- I -

Import Licenses:  Licenses required by some countries to bring in a foreign-made good.  In many cases, import licenses are also used by the issuing country to control the quantity of imported items.

Incoterms: International commercial terms used nearly universally in letters of credit, international contracts and other documents.  These include who pays for carriage, loading, unloading, insurance, duties etc. The common Incoterms are  CIF, FOB, CFR, and Ex Works.  They are compiled and published by the International chamber of Commerce (212.206.1150).

Indeminity Clause:  A clause in which the one party indemnifies the other.  In leasing, generally a clause whereby the lessee indemnifies the lessor from loss of tax benefits.

Indenture of Trust: (Indenture) An agreement between the owner trustee and the indenture trustee: The owner trustee mortgages the equipment and assigns the lease and rental payments under the lease as security for amounts due to the lenders. Same as a security agreement or mortgage.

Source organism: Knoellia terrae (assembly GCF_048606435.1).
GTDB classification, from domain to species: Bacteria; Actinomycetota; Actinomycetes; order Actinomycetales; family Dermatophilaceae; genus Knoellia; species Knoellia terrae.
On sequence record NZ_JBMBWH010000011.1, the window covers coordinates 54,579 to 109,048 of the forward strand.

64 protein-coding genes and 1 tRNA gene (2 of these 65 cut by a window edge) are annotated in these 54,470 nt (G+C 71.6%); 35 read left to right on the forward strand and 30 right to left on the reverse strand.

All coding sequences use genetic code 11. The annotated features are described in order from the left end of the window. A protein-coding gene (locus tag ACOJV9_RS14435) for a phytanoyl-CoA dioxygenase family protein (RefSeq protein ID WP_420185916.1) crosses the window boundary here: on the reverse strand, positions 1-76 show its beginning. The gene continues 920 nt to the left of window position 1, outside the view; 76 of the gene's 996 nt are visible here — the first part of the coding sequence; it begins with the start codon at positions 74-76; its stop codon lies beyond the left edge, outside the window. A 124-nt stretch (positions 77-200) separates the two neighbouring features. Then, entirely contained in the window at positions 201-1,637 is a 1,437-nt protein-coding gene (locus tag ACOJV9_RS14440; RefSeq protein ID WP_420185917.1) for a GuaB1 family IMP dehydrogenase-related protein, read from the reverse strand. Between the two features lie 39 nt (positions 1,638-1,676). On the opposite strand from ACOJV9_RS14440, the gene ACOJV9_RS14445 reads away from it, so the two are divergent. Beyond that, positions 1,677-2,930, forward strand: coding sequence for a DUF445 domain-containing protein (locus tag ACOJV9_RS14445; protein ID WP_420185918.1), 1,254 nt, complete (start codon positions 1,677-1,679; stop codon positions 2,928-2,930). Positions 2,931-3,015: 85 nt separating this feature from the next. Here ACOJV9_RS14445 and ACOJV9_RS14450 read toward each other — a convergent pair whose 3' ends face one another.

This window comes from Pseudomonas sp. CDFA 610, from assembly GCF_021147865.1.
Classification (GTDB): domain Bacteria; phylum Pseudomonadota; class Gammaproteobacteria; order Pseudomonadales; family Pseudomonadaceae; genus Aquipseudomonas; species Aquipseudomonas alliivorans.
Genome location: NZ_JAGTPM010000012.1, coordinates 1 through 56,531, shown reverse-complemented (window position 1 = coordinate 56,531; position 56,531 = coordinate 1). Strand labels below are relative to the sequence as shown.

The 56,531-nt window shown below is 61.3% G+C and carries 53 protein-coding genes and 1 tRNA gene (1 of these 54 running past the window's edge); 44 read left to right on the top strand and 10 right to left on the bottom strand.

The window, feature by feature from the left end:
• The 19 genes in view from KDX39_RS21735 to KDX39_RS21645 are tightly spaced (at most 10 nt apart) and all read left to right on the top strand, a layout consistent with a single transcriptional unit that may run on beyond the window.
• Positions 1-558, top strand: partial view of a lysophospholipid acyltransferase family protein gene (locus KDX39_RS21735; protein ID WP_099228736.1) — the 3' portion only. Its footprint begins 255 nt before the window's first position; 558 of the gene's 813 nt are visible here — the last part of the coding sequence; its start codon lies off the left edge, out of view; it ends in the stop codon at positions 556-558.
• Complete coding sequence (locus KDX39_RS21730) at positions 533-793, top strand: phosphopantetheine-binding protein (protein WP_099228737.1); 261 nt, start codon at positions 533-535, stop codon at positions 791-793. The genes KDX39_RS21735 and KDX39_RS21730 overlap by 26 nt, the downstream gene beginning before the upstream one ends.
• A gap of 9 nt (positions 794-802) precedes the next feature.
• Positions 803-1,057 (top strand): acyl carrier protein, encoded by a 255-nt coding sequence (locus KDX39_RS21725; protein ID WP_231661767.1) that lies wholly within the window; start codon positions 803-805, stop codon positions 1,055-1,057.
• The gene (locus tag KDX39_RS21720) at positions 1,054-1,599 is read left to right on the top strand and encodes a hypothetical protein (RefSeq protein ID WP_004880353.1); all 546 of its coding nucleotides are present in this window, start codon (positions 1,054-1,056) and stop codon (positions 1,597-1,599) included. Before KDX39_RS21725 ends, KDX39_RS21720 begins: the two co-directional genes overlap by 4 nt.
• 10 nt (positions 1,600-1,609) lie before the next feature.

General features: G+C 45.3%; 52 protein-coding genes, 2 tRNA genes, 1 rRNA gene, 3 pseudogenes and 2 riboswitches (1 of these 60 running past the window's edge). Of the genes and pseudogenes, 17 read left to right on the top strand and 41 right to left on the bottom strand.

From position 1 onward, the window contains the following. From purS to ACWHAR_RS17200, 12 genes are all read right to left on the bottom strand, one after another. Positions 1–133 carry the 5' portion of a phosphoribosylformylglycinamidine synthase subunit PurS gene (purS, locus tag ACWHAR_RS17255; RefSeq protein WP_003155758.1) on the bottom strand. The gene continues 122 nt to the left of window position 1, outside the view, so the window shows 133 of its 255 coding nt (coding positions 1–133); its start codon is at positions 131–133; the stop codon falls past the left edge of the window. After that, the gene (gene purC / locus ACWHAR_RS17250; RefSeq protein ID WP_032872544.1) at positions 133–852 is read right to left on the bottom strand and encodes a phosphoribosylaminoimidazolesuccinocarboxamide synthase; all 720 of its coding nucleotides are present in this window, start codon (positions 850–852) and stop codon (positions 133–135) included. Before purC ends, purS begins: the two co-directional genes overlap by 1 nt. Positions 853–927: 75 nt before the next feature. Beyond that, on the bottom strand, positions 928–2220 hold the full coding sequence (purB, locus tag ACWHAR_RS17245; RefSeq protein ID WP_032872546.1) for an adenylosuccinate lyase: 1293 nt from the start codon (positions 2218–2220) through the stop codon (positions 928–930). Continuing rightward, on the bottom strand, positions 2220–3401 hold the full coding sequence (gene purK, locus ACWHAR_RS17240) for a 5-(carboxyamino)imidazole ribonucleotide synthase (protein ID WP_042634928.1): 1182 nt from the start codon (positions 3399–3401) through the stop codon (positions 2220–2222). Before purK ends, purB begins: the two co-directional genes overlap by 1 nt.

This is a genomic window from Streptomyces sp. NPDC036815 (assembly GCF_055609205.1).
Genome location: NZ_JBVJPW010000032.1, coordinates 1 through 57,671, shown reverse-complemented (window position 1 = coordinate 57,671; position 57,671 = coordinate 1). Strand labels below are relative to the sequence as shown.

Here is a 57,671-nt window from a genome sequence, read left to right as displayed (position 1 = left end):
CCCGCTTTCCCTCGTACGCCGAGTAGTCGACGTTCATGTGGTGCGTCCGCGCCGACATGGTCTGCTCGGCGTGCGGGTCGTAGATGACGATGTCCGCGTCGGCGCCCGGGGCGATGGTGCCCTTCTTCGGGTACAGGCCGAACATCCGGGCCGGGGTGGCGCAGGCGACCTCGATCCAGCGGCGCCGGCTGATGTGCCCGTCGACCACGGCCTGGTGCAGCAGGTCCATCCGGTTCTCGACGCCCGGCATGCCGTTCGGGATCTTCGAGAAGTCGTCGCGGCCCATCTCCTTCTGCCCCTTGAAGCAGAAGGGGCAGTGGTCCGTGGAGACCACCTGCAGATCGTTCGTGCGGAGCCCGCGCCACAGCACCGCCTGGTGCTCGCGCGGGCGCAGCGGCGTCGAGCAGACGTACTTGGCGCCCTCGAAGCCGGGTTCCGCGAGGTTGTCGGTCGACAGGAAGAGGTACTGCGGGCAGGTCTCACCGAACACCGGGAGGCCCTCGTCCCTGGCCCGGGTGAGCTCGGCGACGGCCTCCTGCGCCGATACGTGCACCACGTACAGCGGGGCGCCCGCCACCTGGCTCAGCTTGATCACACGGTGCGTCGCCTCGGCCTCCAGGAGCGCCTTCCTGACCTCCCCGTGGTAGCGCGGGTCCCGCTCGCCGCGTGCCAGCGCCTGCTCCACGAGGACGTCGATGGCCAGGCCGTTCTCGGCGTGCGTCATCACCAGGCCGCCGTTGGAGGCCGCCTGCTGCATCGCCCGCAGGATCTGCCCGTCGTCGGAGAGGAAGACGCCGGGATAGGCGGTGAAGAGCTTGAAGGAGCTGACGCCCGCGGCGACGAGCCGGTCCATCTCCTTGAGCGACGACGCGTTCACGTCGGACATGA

Inland bill of lading: A bill of lading used in transporting good overland to the exporter's international carrier. 

Institute Cargo Clauses: Standard conditions of insurance cover for goods, established by the Institute of London Underwriters.  This is also referred to as clauses A, B and C.

Insurance certificate:Document giving details of insurance cover for a consignment.
The certificate will cross-reference a master insurance policy and must be

Insurance cover note:- Insurance document evidencing that insurance cover for a consignment has been taken out, but not giving full details.

Insurance policy: Document setting out full details of insurance in force.  A policy MAY refer to a single consignment and be sent with the other commercial documents. More commonly there is an open policy for all the shipper's consignments. For each consignment an insurance certificate is issued, cross-referencing the policy.